Atwood packs Surfacing with images of Americans invading and ruining Canada. The Americans install missile silos, pepper the village with tourist cabins, leave trash everywhere, and kill for sport. David even goes so far as to theorize an American invasion of Canada for Canadian fresh water. Atwood depicts American expansion as a result of psychological and cultural infiltration. The narrator calls Americans a brain disease, linking American identity to behaviors rather than nationality. To the narrator, an American is anyone who commits senseless violence, loves technology, or over-consumes. David claims he hates Americans, yet he loves baseball and imitates Woody Woodpecker. Atwood depicts American expansion as destructive and a corruptive psychological influence.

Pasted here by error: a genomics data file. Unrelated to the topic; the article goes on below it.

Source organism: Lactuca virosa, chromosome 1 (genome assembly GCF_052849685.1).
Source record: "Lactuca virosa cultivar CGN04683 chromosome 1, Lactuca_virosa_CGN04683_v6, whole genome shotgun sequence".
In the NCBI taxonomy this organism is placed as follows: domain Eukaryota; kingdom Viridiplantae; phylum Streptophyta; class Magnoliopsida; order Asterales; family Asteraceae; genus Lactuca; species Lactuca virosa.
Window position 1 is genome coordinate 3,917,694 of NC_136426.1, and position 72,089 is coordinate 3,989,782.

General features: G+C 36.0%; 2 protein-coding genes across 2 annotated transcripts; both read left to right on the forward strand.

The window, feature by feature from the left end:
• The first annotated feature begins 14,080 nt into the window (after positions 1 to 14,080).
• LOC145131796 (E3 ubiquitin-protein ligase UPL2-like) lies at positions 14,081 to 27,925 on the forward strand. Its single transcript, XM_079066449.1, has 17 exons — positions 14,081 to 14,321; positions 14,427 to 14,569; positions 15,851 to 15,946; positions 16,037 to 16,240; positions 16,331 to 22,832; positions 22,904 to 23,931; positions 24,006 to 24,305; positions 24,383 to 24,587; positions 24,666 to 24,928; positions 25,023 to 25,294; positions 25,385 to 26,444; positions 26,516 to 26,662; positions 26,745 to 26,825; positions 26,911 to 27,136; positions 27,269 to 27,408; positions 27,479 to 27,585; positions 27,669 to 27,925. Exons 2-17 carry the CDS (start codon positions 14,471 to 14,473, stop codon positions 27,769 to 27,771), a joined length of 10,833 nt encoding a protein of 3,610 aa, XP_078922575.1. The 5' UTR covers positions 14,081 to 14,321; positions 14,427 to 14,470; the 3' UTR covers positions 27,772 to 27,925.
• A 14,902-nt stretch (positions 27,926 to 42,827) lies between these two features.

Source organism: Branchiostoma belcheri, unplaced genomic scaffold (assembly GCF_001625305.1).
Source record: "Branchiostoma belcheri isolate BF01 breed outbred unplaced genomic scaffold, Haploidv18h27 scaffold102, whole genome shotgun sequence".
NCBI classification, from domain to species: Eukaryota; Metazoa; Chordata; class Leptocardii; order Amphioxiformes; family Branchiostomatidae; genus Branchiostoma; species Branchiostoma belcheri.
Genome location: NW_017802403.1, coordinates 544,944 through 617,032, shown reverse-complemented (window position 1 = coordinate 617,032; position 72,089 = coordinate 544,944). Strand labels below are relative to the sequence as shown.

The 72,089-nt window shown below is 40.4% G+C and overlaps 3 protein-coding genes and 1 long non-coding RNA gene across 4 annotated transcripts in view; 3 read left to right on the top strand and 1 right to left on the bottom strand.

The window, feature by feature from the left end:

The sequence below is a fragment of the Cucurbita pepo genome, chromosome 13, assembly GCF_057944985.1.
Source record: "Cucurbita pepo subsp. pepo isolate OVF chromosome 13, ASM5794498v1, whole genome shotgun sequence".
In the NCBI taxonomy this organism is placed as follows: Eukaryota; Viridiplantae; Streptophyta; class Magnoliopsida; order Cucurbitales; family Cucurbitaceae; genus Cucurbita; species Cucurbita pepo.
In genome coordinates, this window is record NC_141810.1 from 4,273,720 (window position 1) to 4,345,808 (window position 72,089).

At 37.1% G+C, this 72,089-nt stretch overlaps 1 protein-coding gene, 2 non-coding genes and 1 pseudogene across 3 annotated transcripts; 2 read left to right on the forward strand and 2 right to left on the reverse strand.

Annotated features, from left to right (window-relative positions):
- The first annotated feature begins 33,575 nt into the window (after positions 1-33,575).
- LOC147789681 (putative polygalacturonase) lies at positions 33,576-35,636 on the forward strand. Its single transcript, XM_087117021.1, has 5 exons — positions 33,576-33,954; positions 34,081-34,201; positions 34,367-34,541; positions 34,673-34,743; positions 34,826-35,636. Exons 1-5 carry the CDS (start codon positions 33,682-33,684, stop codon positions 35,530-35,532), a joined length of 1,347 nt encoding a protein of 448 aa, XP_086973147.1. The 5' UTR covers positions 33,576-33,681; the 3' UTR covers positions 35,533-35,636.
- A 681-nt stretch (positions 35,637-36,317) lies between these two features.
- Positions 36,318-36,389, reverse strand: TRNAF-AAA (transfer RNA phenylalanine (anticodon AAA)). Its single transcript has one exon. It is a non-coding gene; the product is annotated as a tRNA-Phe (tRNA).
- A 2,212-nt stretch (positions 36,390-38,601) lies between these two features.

The narrator mentions power several times before going mad and actively seeking “the power.” In Chapter 4, she remembers thinking that seeds from a certain plant will make her all-powerful. In Chapter 9, she says that doctors pretend childbirth is their power and not the mother’s. In Chapter 15, she remembers alternately pretending to be a helpless animal and an animal with power. The narrator’s later quest for “the power” emphasizes her response to alienation. Ever since childhood, she has been isolated and emotionally numb, crippled by unsuitable religious ideals and gender roles. The narrator’s psychotic search for “the power” represents the false hope that by withdrawing from society she can regain her humanity. Ultimately, the narrator gains power by resolving not to be powerless. She acknowledges that in order to function in society, she must learn to love and communicate. The narrator’s quest for “the power” is similar to her anxiety over social alienation.